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Flying into Fort Smith.

Its Airport Has Plenty Of Runway, But Fort Smith Soon May Have Competition From A Regional Facility

The longest commercial runway in Arkansas is at Fort Smith.

That might come as a surprise.

What might be an even bigger surprise is that even though the Fort Smith Municipal Airport has a runway capable of handling jet aircraft, it serves only propeller-driven craft.

The 8,000-foot runway at Fort Smith is 800 feet longer than the longest runway at Little Rock Regional Airport. The Little Rock airport services major carriers such as Delta Air Lines Inc., American Airlines Inc., Trans World Airlines Inc. and United Airlines Inc.

Fort Smith, meanwhile, is served by Trans World Express, Northwest Air Link, American Eagle and Atlantic Southeast Airlines, all of which are subsidized by major airlines.

The only jets that use the Fort Smith runway are private ones and those of the 188th Tactical Fighter Group of the Arkansas Air National Guard, which is headquartered at Fort Smith.

"The jets they were flying back in 1958 needed that much runway for safe operations," says Bob Johnson, the airport's manager since August 1988.

With a $261 million regional airport planned for Benton County, Johnson views jet traffic in northwest Arkansas as possible. And he's not ruling out its coming to Fort Smith.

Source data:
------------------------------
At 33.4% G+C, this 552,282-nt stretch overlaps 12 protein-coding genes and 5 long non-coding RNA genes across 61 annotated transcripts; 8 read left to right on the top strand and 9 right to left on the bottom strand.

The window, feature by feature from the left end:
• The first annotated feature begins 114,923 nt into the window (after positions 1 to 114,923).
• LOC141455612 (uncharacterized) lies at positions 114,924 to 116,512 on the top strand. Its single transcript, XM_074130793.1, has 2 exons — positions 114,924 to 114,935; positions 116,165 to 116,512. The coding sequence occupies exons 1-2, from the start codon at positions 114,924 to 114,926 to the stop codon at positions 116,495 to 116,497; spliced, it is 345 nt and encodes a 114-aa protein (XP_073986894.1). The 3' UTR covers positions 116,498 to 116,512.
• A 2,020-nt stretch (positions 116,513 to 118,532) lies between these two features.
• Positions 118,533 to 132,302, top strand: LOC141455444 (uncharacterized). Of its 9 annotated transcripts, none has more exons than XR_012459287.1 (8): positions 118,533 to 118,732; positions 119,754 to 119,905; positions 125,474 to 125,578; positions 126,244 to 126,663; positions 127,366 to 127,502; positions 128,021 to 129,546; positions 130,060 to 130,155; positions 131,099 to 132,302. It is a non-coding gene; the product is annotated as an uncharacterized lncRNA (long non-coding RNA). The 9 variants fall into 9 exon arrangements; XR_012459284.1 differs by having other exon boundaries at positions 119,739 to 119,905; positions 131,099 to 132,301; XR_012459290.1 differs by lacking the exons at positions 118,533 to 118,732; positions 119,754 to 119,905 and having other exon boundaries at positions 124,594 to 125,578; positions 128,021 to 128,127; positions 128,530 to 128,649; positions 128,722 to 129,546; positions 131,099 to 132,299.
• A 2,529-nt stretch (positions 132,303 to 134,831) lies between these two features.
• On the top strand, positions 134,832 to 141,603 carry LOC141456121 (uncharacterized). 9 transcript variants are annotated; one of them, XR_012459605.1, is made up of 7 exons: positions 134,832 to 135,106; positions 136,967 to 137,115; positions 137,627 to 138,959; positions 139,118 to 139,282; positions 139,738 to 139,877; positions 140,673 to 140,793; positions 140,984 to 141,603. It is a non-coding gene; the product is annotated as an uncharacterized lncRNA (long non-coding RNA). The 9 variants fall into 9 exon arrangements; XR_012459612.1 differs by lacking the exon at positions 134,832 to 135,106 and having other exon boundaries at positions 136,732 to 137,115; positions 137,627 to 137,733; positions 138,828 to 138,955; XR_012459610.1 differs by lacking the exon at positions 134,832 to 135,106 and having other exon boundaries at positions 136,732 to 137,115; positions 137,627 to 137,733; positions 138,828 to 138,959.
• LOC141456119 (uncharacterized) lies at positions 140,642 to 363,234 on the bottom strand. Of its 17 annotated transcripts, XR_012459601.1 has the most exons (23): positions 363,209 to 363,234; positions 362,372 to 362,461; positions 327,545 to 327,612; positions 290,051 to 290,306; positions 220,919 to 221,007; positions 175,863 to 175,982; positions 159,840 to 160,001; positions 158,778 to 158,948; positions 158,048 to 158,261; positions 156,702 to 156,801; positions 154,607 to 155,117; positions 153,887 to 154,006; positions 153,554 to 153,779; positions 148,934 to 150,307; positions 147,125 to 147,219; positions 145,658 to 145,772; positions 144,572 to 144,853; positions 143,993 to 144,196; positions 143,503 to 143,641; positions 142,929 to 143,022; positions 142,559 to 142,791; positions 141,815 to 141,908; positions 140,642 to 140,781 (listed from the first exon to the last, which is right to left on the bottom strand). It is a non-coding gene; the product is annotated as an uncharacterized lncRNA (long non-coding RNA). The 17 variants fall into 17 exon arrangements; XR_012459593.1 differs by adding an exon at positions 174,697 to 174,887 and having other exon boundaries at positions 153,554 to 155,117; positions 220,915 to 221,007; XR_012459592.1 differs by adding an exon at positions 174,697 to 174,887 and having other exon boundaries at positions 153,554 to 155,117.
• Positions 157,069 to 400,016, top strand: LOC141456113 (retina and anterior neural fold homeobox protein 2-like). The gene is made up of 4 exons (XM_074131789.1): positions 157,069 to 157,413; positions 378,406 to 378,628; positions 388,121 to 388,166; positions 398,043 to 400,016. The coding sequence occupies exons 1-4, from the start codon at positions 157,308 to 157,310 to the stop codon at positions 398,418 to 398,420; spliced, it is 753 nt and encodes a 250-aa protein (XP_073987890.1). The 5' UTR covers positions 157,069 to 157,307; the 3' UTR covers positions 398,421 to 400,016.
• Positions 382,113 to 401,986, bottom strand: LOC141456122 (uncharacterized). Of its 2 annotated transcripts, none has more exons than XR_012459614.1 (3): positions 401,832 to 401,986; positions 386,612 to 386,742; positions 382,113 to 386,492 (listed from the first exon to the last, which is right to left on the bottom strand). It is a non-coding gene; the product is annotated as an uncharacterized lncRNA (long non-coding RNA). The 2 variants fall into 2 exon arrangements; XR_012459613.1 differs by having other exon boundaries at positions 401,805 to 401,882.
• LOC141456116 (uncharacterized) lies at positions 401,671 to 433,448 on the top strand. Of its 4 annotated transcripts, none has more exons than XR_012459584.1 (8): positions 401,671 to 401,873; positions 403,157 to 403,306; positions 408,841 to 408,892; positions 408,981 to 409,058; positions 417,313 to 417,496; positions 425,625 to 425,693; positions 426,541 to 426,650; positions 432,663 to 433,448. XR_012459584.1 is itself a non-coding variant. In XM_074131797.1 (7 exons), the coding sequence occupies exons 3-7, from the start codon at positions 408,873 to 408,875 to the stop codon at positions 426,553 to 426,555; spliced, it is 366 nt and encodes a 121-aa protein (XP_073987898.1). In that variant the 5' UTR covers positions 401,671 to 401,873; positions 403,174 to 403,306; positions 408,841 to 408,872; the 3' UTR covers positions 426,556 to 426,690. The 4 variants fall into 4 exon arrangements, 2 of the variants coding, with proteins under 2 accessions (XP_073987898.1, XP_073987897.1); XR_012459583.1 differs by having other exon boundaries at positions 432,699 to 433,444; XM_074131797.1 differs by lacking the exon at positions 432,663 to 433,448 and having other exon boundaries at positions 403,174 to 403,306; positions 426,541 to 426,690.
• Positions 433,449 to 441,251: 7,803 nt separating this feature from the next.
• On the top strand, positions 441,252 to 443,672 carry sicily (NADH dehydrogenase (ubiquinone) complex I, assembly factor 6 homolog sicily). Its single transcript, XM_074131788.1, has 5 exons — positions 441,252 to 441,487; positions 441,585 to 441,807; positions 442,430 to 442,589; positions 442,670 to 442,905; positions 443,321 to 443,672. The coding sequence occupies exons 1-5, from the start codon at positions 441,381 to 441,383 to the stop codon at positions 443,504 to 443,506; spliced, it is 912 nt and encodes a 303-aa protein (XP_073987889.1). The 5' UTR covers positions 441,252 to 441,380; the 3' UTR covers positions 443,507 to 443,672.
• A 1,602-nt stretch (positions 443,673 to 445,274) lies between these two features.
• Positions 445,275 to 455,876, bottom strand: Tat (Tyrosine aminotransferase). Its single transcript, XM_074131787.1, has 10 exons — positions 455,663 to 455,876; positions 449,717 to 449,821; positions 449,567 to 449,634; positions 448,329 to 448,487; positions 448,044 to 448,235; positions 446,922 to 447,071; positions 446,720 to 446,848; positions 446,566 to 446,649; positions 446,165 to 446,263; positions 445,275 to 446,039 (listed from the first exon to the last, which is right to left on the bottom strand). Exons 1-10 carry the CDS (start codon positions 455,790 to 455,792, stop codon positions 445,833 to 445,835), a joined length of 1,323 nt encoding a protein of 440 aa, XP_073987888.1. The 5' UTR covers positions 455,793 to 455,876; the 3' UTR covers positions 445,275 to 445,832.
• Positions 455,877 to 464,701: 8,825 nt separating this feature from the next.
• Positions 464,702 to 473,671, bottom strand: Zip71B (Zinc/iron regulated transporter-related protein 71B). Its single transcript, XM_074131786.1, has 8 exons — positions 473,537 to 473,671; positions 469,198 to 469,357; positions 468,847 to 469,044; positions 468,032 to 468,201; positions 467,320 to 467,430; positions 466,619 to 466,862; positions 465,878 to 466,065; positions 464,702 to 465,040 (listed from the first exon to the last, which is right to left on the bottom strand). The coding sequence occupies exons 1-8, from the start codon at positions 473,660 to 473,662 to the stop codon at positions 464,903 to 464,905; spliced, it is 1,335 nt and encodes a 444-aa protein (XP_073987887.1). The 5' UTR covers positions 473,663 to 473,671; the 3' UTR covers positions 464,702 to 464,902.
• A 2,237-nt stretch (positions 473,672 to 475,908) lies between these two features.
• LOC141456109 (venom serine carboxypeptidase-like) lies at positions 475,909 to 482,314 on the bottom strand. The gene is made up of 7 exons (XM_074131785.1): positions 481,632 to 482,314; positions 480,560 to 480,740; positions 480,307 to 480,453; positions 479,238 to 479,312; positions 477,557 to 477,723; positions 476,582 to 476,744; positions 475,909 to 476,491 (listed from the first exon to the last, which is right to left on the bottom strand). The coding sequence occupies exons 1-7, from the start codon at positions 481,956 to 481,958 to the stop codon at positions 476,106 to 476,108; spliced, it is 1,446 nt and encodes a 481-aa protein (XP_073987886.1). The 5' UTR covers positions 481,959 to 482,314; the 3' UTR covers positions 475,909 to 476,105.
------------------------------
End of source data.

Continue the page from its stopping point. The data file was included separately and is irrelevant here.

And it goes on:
The Fort Smith Airport Commission presented American Airlines with a marketing study earlier this month. The study determined the size of the passenger market and the potential profitability of expanded services.

"Our object is to determine whether Fort Smith is a good feeder for a hub such as Nashville," Johnson says.

Serving The Customers

Johnson says the airport, which is funded by federal grants and user fees, is doing an adequate job of serving its part of the state. He's not sure residents of Sebastian and Crawford counties will support a Benton County facility.

"I don't think people will drive |to Benton County~ to get on the same kind of aircraft," he says. "For the most part, we're going to have to wait and see what kind of services will be offered there."

About 100,000 inbound and 100,000 outbound passengers used the Fort Smith airport in 1991. Fayetteville's Drake Field, which is served by many of the same regional airlines as Fort Smith, had 160,000 inbound and 150,000 outbound passengers in 1991, according to the airport's manager, Dale Frederick.

Those figures, combined with the fact that the U.S. airline industry lost $43.4 billion in 1991, don't add up to jet service in the near future for northwest Arkansas.

"The numbers are not there to support jumbo jet service," Johnson says.

He says the addition of jet service might force airlines to cut back on the number of flights out of northwest Arkansas.

Johnson believes residents would have to be "willing to sacrifice frequency for jet service. There has to be a market there. We would like to see improved service into and out of Fort Smith, but there's only so much you can do if your numbers are not there."
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Title Annotation:Fort Smith Municipal Airport
Author:Taylor, Tim
Publication:Arkansas Business
Date:Apr 27, 1992
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